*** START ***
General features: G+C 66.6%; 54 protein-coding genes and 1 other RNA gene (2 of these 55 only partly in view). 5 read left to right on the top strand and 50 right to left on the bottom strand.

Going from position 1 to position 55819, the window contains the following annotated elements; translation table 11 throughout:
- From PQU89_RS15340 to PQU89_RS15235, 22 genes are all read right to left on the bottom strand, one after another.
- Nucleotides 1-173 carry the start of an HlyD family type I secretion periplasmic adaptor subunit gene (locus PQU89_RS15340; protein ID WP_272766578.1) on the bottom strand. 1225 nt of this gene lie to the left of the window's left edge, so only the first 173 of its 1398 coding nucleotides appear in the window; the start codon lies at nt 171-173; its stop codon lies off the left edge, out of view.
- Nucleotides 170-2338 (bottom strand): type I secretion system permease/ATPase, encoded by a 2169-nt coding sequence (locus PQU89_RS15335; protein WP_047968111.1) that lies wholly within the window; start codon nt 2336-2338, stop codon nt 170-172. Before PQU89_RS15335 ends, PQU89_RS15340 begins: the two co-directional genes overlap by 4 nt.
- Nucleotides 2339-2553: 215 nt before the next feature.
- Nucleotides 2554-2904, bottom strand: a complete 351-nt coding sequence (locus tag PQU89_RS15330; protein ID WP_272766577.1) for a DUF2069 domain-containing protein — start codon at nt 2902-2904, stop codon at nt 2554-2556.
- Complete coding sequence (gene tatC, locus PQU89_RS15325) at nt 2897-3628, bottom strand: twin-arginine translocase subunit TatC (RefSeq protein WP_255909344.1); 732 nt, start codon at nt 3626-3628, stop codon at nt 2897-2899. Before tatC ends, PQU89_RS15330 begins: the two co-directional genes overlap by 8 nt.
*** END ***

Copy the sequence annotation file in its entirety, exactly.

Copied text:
General features: G+C 66.6%; 54 protein-coding genes and 1 other RNA gene (2 of these 55 only partly in view). 5 read left to right on the top strand and 50 right to left on the bottom strand.

Going from position 1 to position 55819, the window contains the following annotated elements; translation table 11 throughout:
- From PQU89_RS15340 to PQU89_RS15235, 22 genes are all read right to left on the bottom strand, one after another.
- Nucleotides 1-173 carry the start of an HlyD family type I secretion periplasmic adaptor subunit gene (locus PQU89_RS15340; protein ID WP_272766578.1) on the bottom strand. 1225 nt of this gene lie to the left of the window's left edge, so only the first 173 of its 1398 coding nucleotides appear in the window; the start codon lies at nt 171-173; its stop codon lies off the left edge, out of view.
- Nucleotides 170-2338 (bottom strand): type I secretion system permease/ATPase, encoded by a 2169-nt coding sequence (locus PQU89_RS15335; protein WP_047968111.1) that lies wholly within the window; start codon nt 2336-2338, stop codon nt 170-172. Before PQU89_RS15335 ends, PQU89_RS15340 begins: the two co-directional genes overlap by 4 nt.
- Nucleotides 2339-2553: 215 nt before the next feature.
- Nucleotides 2554-2904, bottom strand: a complete 351-nt coding sequence (locus tag PQU89_RS15330; protein ID WP_272766577.1) for a DUF2069 domain-containing protein — start codon at nt 2902-2904, stop codon at nt 2554-2556.
- Complete coding sequence (gene tatC, locus PQU89_RS15325) at nt 2897-3628, bottom strand: twin-arginine translocase subunit TatC (RefSeq protein WP_255909344.1); 732 nt, start codon at nt 3626-3628, stop codon at nt 2897-2899. Before tatC ends, PQU89_RS15330 begins: the two co-directional genes overlap by 8 nt.